Ciphertext Block Size for RSA Encryption

This section discusses what is the most efficient block size when packaging encrypted integers resulted from the RSA encryption operation on ciphertext blocks. The suggested block size is '1+floor((x-1)/8)', where 'x' is the RSA key size, or the key modulus bit length.

The previous section, we figured out the best block size (can be called as cleartext block size) and padding schema for dividing the cleartext message into blocks for RSA encryption.

Now let's look that how we can package individual encrypted integers generated from cleartext message blocks into a ciphertext byte sequence.

We have 2 general options:

1. Convert encrypted integers into byte blocks with the minimum number of bytes for each integer. Then package byte blocks sequentially with block markers to separate them.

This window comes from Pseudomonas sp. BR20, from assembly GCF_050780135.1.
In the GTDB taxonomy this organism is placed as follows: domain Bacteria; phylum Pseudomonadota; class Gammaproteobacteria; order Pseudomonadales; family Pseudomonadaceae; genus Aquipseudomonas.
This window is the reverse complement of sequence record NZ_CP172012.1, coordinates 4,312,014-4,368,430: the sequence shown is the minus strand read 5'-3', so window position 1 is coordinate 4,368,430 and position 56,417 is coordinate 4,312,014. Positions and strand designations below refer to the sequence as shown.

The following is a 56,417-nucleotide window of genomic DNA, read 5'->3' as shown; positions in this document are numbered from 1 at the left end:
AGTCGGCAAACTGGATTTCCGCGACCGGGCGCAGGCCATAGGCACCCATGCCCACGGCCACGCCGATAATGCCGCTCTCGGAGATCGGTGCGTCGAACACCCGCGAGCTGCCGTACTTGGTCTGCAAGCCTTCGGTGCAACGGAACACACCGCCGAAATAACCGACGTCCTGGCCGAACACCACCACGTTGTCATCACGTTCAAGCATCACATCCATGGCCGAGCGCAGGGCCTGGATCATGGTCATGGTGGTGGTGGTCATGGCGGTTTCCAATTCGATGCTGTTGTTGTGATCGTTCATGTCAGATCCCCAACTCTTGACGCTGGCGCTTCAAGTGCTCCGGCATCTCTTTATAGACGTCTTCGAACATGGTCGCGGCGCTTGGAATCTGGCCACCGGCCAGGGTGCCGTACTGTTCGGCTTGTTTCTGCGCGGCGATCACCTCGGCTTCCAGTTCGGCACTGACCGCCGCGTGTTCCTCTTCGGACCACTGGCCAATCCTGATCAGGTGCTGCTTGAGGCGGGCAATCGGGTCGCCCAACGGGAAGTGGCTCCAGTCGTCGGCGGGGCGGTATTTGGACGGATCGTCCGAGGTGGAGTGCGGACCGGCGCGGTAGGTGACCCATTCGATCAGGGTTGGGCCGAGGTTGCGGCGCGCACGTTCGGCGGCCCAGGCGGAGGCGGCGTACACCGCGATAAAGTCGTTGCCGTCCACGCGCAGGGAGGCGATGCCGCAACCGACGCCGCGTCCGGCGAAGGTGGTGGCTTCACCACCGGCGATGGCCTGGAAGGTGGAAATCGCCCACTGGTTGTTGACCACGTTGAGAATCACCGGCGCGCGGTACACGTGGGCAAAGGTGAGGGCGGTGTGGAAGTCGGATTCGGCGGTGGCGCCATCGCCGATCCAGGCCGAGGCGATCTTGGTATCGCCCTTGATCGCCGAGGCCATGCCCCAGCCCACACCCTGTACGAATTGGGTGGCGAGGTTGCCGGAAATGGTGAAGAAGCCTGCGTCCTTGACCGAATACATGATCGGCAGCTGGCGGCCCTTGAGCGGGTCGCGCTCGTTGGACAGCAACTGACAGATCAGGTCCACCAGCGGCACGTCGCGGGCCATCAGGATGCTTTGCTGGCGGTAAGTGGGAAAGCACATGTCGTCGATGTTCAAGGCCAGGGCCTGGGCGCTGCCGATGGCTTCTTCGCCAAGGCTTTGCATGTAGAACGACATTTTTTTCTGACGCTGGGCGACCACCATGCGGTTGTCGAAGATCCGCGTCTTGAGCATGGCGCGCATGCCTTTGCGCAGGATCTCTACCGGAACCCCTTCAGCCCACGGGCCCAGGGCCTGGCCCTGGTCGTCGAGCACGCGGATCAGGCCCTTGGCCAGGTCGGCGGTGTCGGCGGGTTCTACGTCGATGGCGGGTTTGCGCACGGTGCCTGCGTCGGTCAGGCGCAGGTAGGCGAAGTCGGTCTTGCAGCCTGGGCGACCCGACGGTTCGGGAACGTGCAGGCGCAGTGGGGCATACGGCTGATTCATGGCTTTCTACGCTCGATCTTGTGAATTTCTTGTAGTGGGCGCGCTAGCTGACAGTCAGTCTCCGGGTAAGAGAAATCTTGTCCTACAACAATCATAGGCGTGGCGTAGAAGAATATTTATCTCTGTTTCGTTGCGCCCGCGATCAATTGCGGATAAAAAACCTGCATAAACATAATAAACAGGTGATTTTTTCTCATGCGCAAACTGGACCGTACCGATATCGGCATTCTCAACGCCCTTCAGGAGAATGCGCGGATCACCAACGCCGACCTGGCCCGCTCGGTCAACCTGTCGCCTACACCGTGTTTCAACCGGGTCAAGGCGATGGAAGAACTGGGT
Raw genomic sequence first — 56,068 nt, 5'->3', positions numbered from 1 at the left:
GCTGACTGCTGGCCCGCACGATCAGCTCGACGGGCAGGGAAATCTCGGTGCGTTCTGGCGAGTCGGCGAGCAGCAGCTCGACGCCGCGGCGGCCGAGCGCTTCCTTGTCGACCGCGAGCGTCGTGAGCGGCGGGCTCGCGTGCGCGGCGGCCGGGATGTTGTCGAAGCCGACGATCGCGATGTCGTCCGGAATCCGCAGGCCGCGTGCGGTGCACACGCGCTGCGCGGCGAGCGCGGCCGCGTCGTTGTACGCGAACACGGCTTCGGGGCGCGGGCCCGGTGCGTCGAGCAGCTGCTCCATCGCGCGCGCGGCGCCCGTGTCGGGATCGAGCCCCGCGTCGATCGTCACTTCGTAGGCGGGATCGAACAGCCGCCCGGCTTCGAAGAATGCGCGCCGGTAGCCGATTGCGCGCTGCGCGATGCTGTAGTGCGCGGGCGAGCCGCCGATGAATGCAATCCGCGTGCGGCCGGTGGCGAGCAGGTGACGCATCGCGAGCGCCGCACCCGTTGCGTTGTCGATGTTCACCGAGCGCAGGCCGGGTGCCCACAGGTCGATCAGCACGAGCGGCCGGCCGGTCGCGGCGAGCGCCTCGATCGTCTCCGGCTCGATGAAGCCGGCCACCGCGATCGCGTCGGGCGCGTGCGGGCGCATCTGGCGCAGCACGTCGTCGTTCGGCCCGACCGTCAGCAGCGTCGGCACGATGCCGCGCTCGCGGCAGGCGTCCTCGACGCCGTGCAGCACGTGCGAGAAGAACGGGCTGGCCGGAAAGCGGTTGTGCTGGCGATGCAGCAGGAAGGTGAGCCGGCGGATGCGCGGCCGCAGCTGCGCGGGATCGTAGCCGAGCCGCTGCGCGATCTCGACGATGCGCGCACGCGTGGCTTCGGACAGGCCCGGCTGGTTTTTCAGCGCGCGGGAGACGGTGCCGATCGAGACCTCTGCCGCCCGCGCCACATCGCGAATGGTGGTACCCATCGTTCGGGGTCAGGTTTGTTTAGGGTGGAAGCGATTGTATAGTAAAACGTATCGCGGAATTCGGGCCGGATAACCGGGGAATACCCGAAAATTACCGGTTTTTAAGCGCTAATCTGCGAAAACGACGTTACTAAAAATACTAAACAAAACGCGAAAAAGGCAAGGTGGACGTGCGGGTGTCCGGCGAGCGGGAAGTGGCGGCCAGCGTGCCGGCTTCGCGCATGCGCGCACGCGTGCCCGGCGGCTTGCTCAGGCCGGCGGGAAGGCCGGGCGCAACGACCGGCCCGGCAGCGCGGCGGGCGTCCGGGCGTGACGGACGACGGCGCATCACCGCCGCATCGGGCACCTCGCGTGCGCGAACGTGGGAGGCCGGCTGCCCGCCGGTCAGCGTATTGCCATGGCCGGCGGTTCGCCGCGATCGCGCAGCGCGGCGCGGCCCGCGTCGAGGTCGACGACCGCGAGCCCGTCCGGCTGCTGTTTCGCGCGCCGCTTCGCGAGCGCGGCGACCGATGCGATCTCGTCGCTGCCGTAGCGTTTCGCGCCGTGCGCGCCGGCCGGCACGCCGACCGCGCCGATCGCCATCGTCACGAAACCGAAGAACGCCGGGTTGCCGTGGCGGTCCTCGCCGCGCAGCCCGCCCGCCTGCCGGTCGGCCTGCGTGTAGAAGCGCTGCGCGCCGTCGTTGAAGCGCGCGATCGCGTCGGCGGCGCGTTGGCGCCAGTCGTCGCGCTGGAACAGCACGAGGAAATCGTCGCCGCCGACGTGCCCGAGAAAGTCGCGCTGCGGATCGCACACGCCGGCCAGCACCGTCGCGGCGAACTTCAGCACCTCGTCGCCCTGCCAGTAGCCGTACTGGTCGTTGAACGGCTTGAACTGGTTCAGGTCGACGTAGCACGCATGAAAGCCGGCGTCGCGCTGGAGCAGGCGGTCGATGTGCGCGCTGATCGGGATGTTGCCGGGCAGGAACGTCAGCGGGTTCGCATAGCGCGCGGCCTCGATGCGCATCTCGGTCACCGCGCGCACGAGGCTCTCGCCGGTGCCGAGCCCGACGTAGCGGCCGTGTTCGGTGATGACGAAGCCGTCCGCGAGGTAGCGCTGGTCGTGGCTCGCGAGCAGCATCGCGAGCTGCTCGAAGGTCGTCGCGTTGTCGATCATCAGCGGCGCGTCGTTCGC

2. Convert encrypted integers into byte blocks with a equal number of bytes for each integer. Then package byte blocks sequentially with no block markers to separate them.

The option 2 seems to be better, because it avoids the trouble of designing the special block marker and informing the receiver of the encrypted message what the marker is.

If we go with option 2, we need to figure out what is the best block size for encrypted integer blocks. The only requirement is that the block must long enough to hold the highest possible encrypted integer, which is the RSA key modulus.

Base on this requirement, the best block size (can be called as ciphertext block size) for encrypted integer blocks is "ceiling(RsaKeySize/8)" in bytes, which can also be expressed as "1+floor((RsaKeySize-1)/8)" in bytes.

If we compare the ciphertext block size "1+floor((RsaKeySize-1)/8)" with the cleartext block size "min(floor((RsaKeySize-1)/8),256)", the ciphertext block size is always 1 byte larger, if the RSA key size is 2056 or less.

Last update: 2013.